In the Device Policies window, check Encrypt Work Folders and automatically lock screen, and require a password. Encrypt work folders makes sure the synced folders to the local device will be encrypted. The latter sets certain additional security parameters for the device from which you want to use work folders sync.
->Click Next to complete the Work Folders Sync Share creation.
Configuring SSL Certificate
As the main idea of the Work Folders feature is to allow connections from outside of your network to internal file shares, security is very important. That’s why we need to present the web service with an SSL certificate. You have a few options here:
->Fulfill a certificate request from this machine to an internal Certificate Authority. Where this will work fine for internal / domain-joined clients, the internal CA won’t be trusted on non-domain joined clients.
->Import a public CA-generated certificate on the work folders server; this can be a single name, SAN (multi-name certificate) or wildcard certificate. I suggest you use “workfolders.company.com”, as this is the default naming convention.
In this example, I’ll use a wildcard certificate for my domain “*.2012R2.demo”, which is installed in my computer personal certificate store (MMC / Certificates / Computer Account / Personal / Import).
Once your SSL certificate is installed on the work folders server, you have to “bind” this certificate. As you don’t have the IIS Admin Tools installed on the server, we have to use a netsh command to do this. To make sure we enter the Thumbprint of the certificate correctly, let’s open up this certificate from the MMC again.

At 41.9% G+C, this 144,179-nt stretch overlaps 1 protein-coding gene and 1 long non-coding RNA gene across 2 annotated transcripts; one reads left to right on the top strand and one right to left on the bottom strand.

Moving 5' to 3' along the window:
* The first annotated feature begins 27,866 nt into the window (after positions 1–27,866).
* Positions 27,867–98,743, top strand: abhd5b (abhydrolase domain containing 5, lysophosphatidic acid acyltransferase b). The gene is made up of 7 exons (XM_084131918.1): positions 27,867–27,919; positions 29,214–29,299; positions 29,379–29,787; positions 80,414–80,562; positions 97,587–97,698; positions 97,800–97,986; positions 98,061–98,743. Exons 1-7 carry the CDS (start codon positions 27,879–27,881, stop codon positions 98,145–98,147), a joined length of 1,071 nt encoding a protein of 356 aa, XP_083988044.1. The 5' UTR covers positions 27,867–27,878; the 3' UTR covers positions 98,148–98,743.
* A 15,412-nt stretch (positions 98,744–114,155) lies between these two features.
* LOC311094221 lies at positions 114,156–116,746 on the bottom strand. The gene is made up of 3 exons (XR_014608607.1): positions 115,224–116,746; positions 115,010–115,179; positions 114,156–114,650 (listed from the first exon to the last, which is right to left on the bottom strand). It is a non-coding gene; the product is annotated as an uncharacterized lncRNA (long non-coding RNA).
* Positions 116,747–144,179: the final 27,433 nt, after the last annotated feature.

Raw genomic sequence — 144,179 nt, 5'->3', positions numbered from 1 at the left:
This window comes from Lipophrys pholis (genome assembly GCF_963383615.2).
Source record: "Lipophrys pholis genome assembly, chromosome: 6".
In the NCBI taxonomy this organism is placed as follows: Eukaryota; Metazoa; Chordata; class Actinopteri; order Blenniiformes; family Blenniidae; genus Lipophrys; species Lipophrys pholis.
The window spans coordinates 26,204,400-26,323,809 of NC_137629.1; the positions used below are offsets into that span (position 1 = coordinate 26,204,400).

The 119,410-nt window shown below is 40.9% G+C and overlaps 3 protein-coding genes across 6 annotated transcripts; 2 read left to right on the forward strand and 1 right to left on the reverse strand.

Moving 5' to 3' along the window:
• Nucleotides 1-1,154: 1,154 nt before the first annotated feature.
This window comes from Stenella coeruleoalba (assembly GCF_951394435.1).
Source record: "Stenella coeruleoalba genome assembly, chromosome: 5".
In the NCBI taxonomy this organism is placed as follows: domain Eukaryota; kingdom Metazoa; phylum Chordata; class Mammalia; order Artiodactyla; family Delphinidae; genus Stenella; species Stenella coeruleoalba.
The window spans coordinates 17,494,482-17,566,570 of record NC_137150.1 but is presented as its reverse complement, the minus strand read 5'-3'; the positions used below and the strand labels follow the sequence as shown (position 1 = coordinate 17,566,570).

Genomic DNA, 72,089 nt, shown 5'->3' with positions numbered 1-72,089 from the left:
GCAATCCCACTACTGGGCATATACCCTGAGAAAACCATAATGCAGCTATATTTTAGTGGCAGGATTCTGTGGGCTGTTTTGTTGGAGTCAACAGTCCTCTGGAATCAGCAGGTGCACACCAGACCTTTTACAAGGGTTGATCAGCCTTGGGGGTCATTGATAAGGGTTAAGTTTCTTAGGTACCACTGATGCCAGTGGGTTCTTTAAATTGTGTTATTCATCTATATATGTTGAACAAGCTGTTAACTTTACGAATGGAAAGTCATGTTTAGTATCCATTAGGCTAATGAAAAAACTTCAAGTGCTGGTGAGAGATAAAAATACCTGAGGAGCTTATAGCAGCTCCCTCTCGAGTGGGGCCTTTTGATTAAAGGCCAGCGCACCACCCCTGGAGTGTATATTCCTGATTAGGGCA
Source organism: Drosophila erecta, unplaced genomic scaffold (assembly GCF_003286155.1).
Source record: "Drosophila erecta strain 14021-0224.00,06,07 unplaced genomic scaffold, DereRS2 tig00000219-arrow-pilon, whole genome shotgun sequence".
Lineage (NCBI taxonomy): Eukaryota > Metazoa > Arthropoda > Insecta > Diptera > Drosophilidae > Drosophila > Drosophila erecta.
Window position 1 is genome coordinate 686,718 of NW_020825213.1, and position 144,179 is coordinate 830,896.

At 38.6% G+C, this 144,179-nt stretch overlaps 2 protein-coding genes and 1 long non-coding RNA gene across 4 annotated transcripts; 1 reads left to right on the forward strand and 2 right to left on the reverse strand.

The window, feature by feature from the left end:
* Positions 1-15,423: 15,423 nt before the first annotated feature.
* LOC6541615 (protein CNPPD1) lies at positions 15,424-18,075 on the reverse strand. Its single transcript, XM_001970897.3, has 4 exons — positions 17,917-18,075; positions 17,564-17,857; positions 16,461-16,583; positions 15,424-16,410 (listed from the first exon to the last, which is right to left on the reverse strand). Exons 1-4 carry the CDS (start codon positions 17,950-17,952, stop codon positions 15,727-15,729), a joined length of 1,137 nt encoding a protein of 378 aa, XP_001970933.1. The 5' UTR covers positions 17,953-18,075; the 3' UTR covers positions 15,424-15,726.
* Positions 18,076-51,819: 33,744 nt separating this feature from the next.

The netsh command looks like this (Note: This isn’t a Powershell cmdlet, so run this in an elevated command prompt).
This completes the configuration of the Work Folders sync share from the server side. Now let’s move over to the Windows 8.1 client machine.
Configuring Work Folders from a Windows 8.1 Device
In this example, the Windows 8.1 client is domain-joined. However, it’ll also work if your SSL certificate is trusted on a non-domain-joined client.
->From your Windows 8.1 client, go to Control Panel / Work Folders option / Setup Work Folders or type work folders in the Charm Bar / Search. The Manage Work Folders option comes up.
->Click Set up work folders.
->The work folders have an “autodetect” mechanism built in, which will look for an entry “workfolders.company.com” (make sure you have this entry as a host name in your internal and public DNS zone namespace). You have the option to use this autodetect or enter the connection URL yourself. In my situation, I chose autodetect by entering my email address.
->This will bring me to the configuration wizard for Work Folders on my client. I keep the default location for the synced folder on my client as c:\users\peter.2012R2.demo\work folders.
Now I must accept the security policies for my client device, which were specified earlier on my server. Click I accept these policies on my PC.
Click Next, and the configuration is completed in a few seconds. If all goes well, data from the server location will get synchronized to the specified folder on my client. Again, this data will be stored in an encrypted way (hence the green color in file explorer when viewing the folder).
That’s all! Enjoy having your corporate users’ data folders synchronized to your end-user’s client device in a safe, secure, and simple but effective way.